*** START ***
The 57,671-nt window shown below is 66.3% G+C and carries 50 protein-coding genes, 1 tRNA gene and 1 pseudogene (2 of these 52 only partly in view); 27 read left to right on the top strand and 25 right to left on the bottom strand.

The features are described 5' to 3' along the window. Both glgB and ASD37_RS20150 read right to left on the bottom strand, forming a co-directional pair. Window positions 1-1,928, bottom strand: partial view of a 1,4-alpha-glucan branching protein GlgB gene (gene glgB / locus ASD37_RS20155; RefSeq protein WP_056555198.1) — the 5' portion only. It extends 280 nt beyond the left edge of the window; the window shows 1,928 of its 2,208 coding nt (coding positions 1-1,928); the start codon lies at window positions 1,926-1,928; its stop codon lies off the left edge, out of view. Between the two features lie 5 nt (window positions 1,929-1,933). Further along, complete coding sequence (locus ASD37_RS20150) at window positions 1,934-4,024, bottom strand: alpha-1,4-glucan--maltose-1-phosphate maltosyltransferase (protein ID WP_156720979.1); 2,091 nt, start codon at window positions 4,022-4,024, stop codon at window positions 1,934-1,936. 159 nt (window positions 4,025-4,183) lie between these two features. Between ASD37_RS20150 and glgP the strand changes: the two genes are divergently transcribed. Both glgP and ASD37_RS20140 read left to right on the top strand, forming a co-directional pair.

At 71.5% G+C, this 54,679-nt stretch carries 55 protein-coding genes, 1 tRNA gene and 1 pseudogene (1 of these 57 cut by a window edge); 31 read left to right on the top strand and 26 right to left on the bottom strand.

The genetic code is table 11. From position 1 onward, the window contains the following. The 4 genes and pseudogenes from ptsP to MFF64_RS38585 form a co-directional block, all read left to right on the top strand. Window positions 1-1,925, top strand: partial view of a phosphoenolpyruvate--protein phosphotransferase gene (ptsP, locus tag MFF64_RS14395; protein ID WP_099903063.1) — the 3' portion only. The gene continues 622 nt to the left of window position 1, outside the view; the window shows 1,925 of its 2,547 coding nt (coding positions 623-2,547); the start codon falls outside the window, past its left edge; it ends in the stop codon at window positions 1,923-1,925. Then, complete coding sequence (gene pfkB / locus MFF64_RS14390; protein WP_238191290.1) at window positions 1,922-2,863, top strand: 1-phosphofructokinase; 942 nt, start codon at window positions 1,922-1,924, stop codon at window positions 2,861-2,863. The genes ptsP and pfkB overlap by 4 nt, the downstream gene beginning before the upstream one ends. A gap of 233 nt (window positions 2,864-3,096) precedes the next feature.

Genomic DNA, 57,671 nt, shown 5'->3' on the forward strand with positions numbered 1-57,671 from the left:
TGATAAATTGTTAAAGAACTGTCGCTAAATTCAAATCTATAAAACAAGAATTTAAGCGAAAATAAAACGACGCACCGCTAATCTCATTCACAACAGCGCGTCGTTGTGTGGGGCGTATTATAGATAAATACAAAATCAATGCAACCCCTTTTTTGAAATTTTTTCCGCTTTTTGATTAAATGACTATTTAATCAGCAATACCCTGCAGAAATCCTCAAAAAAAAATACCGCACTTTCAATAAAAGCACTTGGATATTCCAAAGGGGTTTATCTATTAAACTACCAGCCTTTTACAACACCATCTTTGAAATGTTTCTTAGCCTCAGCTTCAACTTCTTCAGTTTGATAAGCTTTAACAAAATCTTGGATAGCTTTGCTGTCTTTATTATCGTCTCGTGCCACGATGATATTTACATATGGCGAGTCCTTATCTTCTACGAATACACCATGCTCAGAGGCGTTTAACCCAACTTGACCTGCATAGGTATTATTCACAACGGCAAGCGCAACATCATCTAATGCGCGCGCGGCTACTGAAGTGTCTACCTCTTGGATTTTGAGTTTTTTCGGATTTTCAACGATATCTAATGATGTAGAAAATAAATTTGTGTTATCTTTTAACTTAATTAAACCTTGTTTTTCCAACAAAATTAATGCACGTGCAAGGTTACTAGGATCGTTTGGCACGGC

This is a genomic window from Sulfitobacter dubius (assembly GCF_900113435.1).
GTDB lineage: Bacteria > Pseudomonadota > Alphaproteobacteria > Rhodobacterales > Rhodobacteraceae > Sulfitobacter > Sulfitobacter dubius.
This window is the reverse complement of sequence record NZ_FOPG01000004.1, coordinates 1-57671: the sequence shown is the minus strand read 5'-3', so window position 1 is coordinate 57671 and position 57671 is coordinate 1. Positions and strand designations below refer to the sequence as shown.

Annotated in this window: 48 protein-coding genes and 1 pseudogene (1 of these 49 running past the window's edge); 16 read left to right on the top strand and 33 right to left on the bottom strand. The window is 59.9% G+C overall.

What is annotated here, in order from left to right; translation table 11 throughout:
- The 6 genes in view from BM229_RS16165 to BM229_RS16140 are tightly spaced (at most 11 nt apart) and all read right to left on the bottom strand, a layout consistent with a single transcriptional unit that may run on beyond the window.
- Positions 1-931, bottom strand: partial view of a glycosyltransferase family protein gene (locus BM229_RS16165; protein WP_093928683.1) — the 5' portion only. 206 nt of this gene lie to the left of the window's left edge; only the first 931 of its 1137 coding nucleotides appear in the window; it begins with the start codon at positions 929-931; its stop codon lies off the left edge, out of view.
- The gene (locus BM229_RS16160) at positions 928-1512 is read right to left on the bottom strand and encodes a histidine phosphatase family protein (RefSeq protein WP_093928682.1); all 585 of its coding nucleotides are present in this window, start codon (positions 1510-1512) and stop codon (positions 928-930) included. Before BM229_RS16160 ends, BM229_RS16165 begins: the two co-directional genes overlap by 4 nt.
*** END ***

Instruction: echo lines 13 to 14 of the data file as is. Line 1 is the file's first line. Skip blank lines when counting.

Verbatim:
- Positions 1-931, bottom strand: partial view of a glycosyltransferase family protein gene (locus BM229_RS16165; protein WP_093928683.1) — the 5' portion only. 206 nt of this gene lie to the left of the window's left edge; only the first 931 of its 1137 coding nucleotides appear in the window; it begins with the start codon at positions 929-931; its stop codon lies off the left edge, out of view.
- The gene (locus BM229_RS16160) at positions 928-1512 is read right to left on the bottom strand and encodes a histidine phosphatase family protein (RefSeq protein WP_093928682.1); all 585 of its coding nucleotides are present in this window, start codon (positions 1510-1512) and stop codon (positions 928-930) included. Before BM229_RS16160 ends, BM229_RS16165 begins: the two co-directional genes overlap by 4 nt.